A second development that we find in several countries, and that is now immediately relevant, is the use of proportionality to denounce insufficient state action. While in its classic liberal use proportionality operates as a tool to constrain excessive, over- stepping public action that damages rights, contemporary constitutionalism is full of provisions that make positive state action imperative: fundamental rights are no longer conceived as mandates of abstention, but as entitlements that rely on a closely interconnected bundle of public and private actions and abstentions, and States have assumed legal responsibility for preventing rights violations and for setting the conditions for their full enjoyment – something that requires a permanent ex officio deployment of action. In the context of the Covid-19 pandemics, problems have often derived from excessive and disproportionate Government actions, but also from irresponsible inaction. As Kim Lane Scheppele has observed, the Trump Administration management of the crisis is appalling for many reasons, but prominently for failing to adopt basic measures (testing, generation and provision of medical supplies, etc.) to limit the effects of the pandemics amidst an objectively exceptional situation. Similarly, the reaction of the Mexican Federal government (especially the attitude of the President) has been aptly described as “sluggish” and “reluctant,” not only with regards to health-related measures, but also to those necessary to protect the population from massive economic distress. Not to mention the reckless “negationist” strategy adopted by the Brazilian president Jair Bolsonaro. Independently of how we all emerge from the current crisis, State obligations to protect and guarantee rights, and to prevent their infringement, are likely to gain increasing prominence. Which all brings to mind Latin American courts’ use of proportionality to assess rights violations by defect or insufficient action, famously applied in the domain of abortion in Colombia and Chile, but also, in Argentina and other Latin American countries, to evaluate public policy with regards to housing, social security, health coverage or water distribution.
A third development that is apposite in view of what the world is currently facing is the use of proportionality in the domain of social rights adjudication, often in connection with two sorts of now very relevant constitutional provisions: mandates of special protection for disadvantaged or vulnerable groups, and the general mandate of progressivity and non-retrogression in the enjoyment of rights. When a negative impact along those lines is detected, courts in Argentina or Colombia apply a modality of proportionality scrutiny that is typically more intense. Impact on disadvantaged groups weights in the evaluation of “necessity”, in the inventory of what is gained and lost when assessing proportionality in the narrow sense, or plays a distintive role in the examination of the reasons the State must provide to justify the impossibility of maintaining or further expanding rights enjoyment levels.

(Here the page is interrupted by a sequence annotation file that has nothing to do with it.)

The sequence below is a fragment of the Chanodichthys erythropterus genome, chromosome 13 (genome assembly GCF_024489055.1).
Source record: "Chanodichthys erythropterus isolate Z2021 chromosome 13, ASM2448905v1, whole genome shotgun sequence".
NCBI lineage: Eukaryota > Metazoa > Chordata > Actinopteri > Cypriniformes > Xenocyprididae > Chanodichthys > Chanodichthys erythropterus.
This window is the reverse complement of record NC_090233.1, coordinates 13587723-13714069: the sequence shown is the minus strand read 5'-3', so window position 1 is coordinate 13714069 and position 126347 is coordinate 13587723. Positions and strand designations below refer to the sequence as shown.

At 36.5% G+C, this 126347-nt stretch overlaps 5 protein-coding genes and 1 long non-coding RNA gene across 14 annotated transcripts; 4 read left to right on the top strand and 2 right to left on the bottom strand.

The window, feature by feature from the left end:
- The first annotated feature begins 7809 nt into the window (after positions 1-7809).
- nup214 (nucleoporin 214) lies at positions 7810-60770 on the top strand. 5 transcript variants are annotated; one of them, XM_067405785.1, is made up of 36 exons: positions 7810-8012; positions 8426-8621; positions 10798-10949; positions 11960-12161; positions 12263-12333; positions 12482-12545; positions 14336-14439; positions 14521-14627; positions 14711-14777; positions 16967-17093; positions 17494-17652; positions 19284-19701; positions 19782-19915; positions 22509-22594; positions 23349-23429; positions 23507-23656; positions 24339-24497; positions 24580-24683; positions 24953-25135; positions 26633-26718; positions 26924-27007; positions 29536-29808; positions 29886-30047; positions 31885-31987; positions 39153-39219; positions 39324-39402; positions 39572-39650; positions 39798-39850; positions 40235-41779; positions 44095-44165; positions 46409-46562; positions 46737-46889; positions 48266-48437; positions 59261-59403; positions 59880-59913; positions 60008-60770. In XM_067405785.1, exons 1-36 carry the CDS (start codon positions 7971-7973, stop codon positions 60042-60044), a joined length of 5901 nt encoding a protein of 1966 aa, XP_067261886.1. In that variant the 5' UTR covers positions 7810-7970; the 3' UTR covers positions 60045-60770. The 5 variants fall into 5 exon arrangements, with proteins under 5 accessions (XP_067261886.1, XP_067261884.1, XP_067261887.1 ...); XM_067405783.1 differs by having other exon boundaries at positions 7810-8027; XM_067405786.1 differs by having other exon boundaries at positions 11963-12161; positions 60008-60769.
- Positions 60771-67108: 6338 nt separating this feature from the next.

It would be an error to overestimate the impact of these trends and developments – and there is a sophisticated academic debate about its transformative successes and failures among Latin American socio-legal scholars. But it would be an equally serious one to dismiss them. The very asymmetric internal fabric of “global” constitutional law is gradually giving way to a more inclusive scenario where developments from all venues enter stage and are evaluated by a more diverse community of knowledge. The 2020 pandemics has revealed unexpected commonalities among countries, not only in terms of health risks, but also in terms of economic and political ones. The fact that some countries have already some experience in dealing by constitutional means with at least some of the problems we all now face should be part of the foundations on which to build common efforts to find ways forward.
 For panoramic views about Latin American constitutionalism, covering design, interpretation, and general performance, see Conrado Hübner Mendes and Roberto Gargarella, eds., Handbook of Constitutional Law in Latin America (OUP, 2021); Rachel Sieder, Karina Ansolabehere, and Tatiana Alfonso Sierra, eds., Handbook of Law and Society in Latin America (Routledge, 2019); Rosalind Dixon and Tom Ginsburg, eds., Comparative Constitutional Law in Latin America (Edward Elgar, 2017).
 About inaction more generally, see also Kouroutakis, Antonios, Inaction as a State Response to the Coronavirus Outbreak, IACL-AIDC Blog (24 March 2020).
As Visiting Researcher at the WZB Center for Global Constitutionalism from December 2019 to February 2020, Francisca Pou Giménez worked on a collective research project on proportionality in Latin America which she is coordinating together with Laura Clérico and Esteban Restrepo Saldarriaga. This article pertains to some of the issues addressed in this research project.